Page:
Strong fisheries management and governance positively impact ecosystem status
journal contributionposted on 2023-05-19, 02:02 authored by Bundy, A, Chuenpagdee, R, Boldt, JL, Borges, MdF, Camara, ML, Coll, M, Diallo, I, Fox, C, Elizabeth FultonElizabeth Fulton, Gazihan, A, Jarre, A, Jouffre, D, Kleisner, KM, Knight, B, Link, J, Matiku, PP, Masski, H, Moutopoulos, DK, Piroddi, C, Raid, T, Sobrino, I, Tam, J, Thiao, D, Torres, MA, Tsagarakis, K, van der Meeren, G, Shin, Y-J
Fisheries have had major negative impacts on marine ecosystems, and effective fisheries management and governance are needed to achieve sustainable fisheries, biodiversity conservation goals and thus good ecosystem status. To date, the IndiSeas programme (Indicators for the Seas) has focussed on assessing the ecological impacts of fishing at the ecosystem scale using ecological indicators. Here, we explore fisheries ‘Management Effectiveness’ and ‘Governance Quality’ and relate this to ecosystem health and status. We developed a dedicated expert survey, focused at the ecosystem level, with a series of questions addressing aspects of management and governance, from an ecosystem-based perspective, using objective and evidence-based criteria. The survey was completed by ecosystem experts (managers and scientists) and results analysed using ranking and multivariate methods. Results were further examined for selected ecosystems, using expert knowledge, to explore the overall findings in greater depth. Higher scores for ‘Management Effectiveness’ and ‘Governance Quality’ were significantly and positively related to ecosystems with better ecological status. Key factors that point to success in delivering fisheries and conservation objectives were as follows: the use of reference points for management, frequent review of stock assessments, whether Illegal, Unreported and Unregulated (IUU) catches were being accounted for and addressed, and the inclusion of stakeholders. Additionally, we found that the implementation of a long-term management plan, including economic and social dimensions of fisheries in exploited ecosystems, was a key factor in successful, sustainable fisheries management. Our results support the thesis that good ecosystem-based management and governance, sustainable fisheries and healthy ecosystems go together.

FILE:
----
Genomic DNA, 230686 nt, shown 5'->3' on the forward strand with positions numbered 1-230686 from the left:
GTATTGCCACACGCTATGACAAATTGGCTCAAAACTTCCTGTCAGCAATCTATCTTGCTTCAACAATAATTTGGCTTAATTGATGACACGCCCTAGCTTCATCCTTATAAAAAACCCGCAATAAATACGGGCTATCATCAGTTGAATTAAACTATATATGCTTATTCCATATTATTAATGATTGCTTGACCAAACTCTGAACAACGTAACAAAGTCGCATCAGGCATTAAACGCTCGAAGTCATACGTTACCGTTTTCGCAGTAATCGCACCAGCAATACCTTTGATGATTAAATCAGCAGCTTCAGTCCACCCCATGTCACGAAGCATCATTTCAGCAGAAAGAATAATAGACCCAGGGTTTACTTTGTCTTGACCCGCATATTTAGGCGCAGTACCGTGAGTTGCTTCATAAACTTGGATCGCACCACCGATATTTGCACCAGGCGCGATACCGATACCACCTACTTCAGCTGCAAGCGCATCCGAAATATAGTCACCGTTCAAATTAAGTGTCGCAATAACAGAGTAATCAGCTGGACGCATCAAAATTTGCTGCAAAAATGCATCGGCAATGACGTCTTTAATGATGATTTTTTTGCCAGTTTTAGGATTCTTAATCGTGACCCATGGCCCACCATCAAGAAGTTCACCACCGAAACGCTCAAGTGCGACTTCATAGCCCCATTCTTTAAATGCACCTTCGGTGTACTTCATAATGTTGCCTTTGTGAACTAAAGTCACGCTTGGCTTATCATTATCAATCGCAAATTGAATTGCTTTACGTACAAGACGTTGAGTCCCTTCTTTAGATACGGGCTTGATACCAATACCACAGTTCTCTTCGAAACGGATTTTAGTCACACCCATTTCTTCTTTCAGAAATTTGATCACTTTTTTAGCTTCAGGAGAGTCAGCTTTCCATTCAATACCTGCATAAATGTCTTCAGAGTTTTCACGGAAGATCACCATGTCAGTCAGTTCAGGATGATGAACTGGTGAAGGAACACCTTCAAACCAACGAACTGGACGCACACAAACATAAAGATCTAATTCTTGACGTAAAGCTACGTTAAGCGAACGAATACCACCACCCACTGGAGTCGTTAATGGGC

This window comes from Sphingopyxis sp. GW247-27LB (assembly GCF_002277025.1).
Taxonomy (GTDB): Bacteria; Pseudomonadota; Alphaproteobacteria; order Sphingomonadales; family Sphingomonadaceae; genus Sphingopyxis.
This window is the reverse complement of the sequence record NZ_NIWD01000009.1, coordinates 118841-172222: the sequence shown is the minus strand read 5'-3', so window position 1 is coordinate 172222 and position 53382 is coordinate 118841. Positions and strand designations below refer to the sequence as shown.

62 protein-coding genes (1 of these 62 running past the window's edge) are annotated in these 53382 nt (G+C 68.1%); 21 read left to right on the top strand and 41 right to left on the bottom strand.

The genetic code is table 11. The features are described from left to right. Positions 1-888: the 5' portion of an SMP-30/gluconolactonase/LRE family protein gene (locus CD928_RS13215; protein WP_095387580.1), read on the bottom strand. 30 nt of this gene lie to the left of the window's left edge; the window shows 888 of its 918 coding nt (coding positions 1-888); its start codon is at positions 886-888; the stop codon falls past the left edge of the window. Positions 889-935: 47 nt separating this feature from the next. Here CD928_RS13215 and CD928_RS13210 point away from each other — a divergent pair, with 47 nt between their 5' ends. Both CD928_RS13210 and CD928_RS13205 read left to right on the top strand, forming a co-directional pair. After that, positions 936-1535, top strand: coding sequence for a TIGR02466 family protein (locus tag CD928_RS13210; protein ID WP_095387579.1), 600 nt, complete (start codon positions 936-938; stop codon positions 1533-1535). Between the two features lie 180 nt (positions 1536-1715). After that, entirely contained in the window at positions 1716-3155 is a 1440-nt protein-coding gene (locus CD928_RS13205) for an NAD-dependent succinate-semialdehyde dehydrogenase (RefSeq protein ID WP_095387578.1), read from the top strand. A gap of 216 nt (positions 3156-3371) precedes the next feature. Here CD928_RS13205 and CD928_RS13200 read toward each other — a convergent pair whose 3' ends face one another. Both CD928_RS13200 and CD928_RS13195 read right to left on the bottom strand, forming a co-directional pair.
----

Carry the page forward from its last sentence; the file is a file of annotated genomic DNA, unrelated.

Publication titleFish and Fisheries
Department/SchoolInstitute for Marine and Antarctic Studies
PublisherBlackwell Publishing Ltd
Place of publication9600 Garsington Rd, Oxford, England, Oxon, Ox4 2Dg
Rights statementCopyright 2016 Her Majesty the Queen in Right of Canada. Licensed under Creative Commons Attribution-NonCommercial-NoDerivatives 4.0 International (CC BY-NC-ND 4.0) https://creativecommons.org/licenses/by-nc-nd/4.0/